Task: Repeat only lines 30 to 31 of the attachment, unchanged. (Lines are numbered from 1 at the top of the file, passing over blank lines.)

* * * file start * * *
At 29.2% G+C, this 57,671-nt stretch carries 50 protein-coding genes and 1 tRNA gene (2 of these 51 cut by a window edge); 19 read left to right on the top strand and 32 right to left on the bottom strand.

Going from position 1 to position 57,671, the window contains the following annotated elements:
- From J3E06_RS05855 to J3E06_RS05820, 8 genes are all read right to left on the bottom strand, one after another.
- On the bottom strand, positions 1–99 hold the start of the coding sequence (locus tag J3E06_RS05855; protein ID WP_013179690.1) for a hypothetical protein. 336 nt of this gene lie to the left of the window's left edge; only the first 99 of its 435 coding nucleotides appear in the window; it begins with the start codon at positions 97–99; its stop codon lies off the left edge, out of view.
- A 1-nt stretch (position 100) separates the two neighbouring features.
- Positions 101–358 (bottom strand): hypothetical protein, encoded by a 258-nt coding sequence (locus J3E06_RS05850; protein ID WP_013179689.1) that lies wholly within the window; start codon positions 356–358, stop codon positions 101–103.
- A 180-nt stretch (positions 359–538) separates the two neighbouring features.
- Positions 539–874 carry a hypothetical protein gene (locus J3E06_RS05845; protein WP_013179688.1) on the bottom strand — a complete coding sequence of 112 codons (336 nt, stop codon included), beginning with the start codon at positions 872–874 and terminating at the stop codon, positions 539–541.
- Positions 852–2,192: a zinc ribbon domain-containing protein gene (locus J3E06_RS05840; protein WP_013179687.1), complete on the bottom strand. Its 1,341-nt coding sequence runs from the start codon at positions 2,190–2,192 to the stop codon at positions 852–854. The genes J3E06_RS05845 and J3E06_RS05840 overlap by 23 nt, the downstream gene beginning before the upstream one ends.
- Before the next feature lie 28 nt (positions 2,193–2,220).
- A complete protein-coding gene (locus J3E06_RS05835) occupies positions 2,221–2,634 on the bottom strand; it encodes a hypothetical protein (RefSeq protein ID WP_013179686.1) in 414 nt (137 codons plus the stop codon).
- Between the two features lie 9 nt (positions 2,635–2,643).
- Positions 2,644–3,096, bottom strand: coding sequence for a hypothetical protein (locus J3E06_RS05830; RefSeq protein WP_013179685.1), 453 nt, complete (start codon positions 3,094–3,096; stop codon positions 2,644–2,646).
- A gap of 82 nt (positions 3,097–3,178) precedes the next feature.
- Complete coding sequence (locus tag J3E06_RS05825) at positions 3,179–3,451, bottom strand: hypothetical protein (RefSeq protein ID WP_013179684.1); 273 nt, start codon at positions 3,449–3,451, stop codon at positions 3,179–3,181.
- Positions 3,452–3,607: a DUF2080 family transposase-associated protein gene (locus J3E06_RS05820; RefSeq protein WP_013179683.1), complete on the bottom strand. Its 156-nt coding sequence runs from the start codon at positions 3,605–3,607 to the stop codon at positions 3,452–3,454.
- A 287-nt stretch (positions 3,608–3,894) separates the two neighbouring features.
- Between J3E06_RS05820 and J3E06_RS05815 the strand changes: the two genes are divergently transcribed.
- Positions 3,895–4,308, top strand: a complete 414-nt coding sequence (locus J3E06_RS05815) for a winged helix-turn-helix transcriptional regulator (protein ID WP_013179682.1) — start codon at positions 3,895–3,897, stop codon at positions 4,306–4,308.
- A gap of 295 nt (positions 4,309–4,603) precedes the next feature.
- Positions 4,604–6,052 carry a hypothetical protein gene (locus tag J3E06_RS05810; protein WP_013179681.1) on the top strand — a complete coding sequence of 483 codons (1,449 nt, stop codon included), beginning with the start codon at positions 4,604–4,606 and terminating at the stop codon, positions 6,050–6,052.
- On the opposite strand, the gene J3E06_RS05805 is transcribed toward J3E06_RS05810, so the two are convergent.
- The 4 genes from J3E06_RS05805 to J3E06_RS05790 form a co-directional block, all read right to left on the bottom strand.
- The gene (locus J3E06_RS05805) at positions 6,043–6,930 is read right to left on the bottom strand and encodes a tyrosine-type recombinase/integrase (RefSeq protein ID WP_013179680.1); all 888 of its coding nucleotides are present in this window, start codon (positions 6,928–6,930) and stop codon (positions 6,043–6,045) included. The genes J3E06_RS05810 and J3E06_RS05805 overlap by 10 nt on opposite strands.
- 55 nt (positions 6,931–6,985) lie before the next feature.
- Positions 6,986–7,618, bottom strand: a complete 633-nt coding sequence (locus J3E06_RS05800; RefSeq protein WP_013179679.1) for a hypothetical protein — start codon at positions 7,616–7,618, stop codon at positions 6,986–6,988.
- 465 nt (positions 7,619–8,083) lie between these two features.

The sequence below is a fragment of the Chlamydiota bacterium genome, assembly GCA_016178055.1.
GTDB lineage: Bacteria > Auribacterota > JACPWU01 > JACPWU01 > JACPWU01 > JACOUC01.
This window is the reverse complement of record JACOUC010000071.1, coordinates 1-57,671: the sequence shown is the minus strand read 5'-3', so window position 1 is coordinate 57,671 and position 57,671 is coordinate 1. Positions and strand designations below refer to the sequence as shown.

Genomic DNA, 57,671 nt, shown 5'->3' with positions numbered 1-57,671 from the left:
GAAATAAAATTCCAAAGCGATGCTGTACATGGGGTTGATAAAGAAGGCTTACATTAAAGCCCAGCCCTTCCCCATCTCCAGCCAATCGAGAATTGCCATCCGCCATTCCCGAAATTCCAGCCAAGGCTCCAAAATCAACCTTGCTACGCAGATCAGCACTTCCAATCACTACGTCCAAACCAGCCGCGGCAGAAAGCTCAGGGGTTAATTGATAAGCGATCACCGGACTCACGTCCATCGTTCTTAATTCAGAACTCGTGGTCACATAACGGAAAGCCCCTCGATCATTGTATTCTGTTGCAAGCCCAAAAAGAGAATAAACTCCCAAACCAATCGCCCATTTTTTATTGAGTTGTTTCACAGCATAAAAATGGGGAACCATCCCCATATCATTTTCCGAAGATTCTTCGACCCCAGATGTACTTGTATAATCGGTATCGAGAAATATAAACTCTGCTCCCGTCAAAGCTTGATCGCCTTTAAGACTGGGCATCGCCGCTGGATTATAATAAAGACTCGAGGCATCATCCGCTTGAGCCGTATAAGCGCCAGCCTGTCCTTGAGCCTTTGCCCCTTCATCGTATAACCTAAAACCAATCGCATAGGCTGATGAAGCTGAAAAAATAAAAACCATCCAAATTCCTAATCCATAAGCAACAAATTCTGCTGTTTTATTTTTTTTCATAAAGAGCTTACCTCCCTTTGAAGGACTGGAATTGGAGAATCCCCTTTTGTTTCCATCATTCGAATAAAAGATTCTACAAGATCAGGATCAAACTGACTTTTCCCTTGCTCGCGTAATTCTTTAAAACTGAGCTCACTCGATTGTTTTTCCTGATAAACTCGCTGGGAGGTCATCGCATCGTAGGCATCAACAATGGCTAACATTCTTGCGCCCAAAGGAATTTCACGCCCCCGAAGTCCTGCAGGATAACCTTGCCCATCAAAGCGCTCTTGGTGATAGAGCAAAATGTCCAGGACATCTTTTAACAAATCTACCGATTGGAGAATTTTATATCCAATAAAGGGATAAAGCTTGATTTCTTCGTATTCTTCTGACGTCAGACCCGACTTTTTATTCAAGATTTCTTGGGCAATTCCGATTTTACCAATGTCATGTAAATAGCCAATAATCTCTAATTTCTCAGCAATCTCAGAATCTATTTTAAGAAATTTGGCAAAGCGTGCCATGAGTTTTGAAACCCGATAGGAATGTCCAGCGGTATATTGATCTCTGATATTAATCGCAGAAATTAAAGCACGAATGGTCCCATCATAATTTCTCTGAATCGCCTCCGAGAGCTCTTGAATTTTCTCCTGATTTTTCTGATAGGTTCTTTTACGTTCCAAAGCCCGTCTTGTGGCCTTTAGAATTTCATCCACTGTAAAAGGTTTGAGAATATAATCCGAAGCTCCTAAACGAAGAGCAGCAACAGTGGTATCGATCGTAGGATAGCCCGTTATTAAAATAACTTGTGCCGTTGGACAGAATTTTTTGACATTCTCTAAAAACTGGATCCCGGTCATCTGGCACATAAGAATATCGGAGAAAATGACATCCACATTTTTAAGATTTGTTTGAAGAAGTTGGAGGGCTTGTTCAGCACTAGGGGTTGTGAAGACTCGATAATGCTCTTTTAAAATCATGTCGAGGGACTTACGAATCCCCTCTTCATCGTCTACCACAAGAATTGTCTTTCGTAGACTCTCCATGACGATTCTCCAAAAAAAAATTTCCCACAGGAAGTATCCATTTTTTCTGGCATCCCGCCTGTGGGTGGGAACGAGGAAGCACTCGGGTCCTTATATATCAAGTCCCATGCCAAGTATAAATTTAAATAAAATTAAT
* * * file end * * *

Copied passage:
This window is the reverse complement of record JACOUC010000071.1, coordinates 1-57,671: the sequence shown is the minus strand read 5'-3', so window position 1 is coordinate 57,671 and position 57,671 is coordinate 1. Positions and strand designations below refer to the sequence as shown.

Genomic DNA, 57,671 nt, shown 5'->3' with positions numbered 1-57,671 from the left: